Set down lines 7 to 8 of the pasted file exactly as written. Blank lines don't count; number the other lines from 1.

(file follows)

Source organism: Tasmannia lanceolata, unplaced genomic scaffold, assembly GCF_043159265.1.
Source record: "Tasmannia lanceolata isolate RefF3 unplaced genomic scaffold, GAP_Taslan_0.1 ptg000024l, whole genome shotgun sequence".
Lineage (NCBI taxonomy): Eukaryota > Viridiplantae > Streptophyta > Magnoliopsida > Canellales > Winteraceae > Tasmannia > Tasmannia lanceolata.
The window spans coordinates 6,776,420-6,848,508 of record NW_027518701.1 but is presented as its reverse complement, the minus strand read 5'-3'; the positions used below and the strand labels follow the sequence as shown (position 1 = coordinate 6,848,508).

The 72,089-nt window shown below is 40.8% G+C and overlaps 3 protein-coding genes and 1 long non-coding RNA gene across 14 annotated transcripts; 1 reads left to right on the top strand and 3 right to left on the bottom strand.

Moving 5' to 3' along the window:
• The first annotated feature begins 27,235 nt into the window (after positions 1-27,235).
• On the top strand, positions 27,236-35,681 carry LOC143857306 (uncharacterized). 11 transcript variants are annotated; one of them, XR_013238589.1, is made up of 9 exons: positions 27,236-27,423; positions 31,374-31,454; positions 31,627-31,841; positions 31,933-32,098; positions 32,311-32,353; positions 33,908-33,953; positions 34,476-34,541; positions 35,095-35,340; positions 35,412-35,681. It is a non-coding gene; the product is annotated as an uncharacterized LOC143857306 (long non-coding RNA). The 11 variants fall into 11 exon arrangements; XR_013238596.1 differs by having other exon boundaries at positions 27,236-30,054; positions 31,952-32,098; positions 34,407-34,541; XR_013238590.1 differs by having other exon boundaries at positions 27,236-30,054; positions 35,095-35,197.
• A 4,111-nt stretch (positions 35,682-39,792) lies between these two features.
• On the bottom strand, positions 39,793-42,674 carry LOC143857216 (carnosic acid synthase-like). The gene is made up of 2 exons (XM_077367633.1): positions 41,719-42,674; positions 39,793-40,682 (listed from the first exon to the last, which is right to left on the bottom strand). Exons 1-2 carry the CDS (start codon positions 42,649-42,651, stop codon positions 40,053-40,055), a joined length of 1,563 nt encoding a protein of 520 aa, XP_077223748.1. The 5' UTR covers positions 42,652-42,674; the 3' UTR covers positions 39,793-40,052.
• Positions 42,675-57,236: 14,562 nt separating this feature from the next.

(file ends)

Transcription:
• The first annotated feature begins 27,235 nt into the window (after positions 1-27,235).
• On the top strand, positions 27,236-35,681 carry LOC143857306 (uncharacterized). 11 transcript variants are annotated; one of them, XR_013238589.1, is made up of 9 exons: positions 27,236-27,423; positions 31,374-31,454; positions 31,627-31,841; positions 31,933-32,098; positions 32,311-32,353; positions 33,908-33,953; positions 34,476-34,541; positions 35,095-35,340; positions 35,412-35,681. It is a non-coding gene; the product is annotated as an uncharacterized LOC143857306 (long non-coding RNA). The 11 variants fall into 11 exon arrangements; XR_013238596.1 differs by having other exon boundaries at positions 27,236-30,054; positions 31,952-32,098; positions 34,407-34,541; XR_013238590.1 differs by having other exon boundaries at positions 27,236-30,054; positions 35,095-35,197.